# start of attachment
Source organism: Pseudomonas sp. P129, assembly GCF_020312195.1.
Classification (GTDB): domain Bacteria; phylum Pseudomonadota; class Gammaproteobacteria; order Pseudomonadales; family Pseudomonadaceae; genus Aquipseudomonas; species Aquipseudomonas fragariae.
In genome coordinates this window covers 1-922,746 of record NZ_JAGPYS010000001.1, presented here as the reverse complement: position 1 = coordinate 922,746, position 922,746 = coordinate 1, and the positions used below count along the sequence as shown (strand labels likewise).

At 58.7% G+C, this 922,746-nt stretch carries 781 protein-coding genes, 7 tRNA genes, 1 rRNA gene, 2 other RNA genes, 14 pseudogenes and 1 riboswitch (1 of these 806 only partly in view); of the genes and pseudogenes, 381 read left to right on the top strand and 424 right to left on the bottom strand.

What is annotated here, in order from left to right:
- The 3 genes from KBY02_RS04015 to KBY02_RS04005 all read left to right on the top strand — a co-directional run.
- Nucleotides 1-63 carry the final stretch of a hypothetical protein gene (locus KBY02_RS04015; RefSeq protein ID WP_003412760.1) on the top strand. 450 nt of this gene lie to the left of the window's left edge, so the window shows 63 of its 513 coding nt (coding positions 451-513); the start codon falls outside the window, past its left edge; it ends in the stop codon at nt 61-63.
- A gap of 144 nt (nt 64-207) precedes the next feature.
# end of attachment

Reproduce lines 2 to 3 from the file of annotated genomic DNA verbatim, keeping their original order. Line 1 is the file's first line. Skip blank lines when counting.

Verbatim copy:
Classification (GTDB): domain Bacteria; phylum Pseudomonadota; class Gammaproteobacteria; order Pseudomonadales; family Pseudomonadaceae; genus Aquipseudomonas; species Aquipseudomonas fragariae.
In genome coordinates this window covers 1-922,746 of record NZ_JAGPYS010000001.1, presented here as the reverse complement: position 1 = coordinate 922,746, position 922,746 = coordinate 1, and the positions used below count along the sequence as shown (strand labels likewise).